About a year ago, the Robert F. Crandall American Legion Post #129, established after World War I, lost its tax-exempt status and ceased to exist as a space within the .
The post, built as an honor to WWI soldiers, was down to 10 active members who elected to participate in veteran's activities at the neighboring Mt. Kisco American Legion.
When volunteers helped to clean out their old space, they discovered a stack of World War I-era scrapbooks filled with clippings from the war years. Dick Schmitt was one of the first to see them.
"We found pages and pages of newspaper clippings going back to 1913 glued into 20 volumes," said Schmitt, who serves as the vice president of the "It gave us the idea for a new museum exhibit, one that will remind people about those who gave their time and their lives in service."
The committee working on mounting the new exhibit, titled "Bedford Hills at War: Commitment and Sacrifice World War I and II," includes Schmitt, Elin Sullivan, Stephanie David, Crysta Jones, Stanley Telega and Ellen Cohen.
In addition to featuring the scrapbooks, which include news from New York papers throughout the war years, organizers are seeking artifacts, memorabilia and oral histories from residents who have either experienced the war first-hand, or have memories from relatives or friends.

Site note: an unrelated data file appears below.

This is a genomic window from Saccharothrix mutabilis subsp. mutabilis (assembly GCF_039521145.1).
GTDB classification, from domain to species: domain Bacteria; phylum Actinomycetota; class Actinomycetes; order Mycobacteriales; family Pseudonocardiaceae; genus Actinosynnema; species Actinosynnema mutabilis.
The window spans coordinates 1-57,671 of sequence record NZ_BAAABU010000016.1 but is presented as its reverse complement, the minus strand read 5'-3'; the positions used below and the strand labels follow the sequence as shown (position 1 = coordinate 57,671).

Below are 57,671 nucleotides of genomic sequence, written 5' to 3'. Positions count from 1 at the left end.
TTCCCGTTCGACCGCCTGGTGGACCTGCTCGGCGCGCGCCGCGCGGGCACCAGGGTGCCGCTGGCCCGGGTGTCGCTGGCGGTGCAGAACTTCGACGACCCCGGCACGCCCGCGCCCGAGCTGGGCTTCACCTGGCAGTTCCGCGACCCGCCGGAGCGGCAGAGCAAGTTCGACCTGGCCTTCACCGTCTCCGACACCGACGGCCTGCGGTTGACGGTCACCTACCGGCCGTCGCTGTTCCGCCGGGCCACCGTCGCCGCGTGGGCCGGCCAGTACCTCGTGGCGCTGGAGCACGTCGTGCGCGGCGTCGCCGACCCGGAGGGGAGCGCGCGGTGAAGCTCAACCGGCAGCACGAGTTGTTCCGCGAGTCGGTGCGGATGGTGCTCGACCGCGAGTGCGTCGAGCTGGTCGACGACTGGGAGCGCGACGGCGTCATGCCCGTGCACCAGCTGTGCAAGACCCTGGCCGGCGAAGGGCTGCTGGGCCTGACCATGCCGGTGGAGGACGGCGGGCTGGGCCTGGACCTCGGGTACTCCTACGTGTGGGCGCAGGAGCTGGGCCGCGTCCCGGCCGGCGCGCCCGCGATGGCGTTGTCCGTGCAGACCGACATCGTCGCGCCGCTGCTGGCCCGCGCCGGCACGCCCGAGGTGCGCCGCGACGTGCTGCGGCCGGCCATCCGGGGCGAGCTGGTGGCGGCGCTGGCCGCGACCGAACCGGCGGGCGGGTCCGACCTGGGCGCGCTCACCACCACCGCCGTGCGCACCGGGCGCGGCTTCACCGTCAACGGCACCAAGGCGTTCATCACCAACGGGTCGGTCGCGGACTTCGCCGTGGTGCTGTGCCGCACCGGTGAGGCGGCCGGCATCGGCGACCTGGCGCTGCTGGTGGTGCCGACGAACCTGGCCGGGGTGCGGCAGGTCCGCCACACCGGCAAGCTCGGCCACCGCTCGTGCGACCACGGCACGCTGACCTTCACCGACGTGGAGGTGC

"We going to look at what life was like then, what people were experiencing, like rationing," said Cohen. "We want to tell the stories of who fought the Japanese in World War II—these are our neighbors and relatives. There weren't that many people living in Bedford Hills at the time, but a good number of them were serving and we want to honor them."
One of the committee's research strategies was to look at the war memorial located in Bedford Hills and track down the individuals who are listed there.
The memorial was originally made of wood and constructed shortly after World War II, Schmitt said. In 1959, a more permanent monument was dedicated on the same site, which included both World War II and Korean Conflict veterans. In 1986, a list of Vietnam veterans was added, as well as a cast of the Honor Roll of World War I veterans located at the Community House.
The committee is cross-referencing the names against a variety of sources, including local cemeteries, ancestry.com, local church records and people in the community.
"I think the community will get a lot out of the exhibit," said Schmitt, whose own family has been in the area since 1750. "It's especially good for young people who may not know very much about those wars."
The exhibit will open sometime this fall.
Do you know someone from Bedford Hills who was involved in WWI or WWII? Let us know in the comments.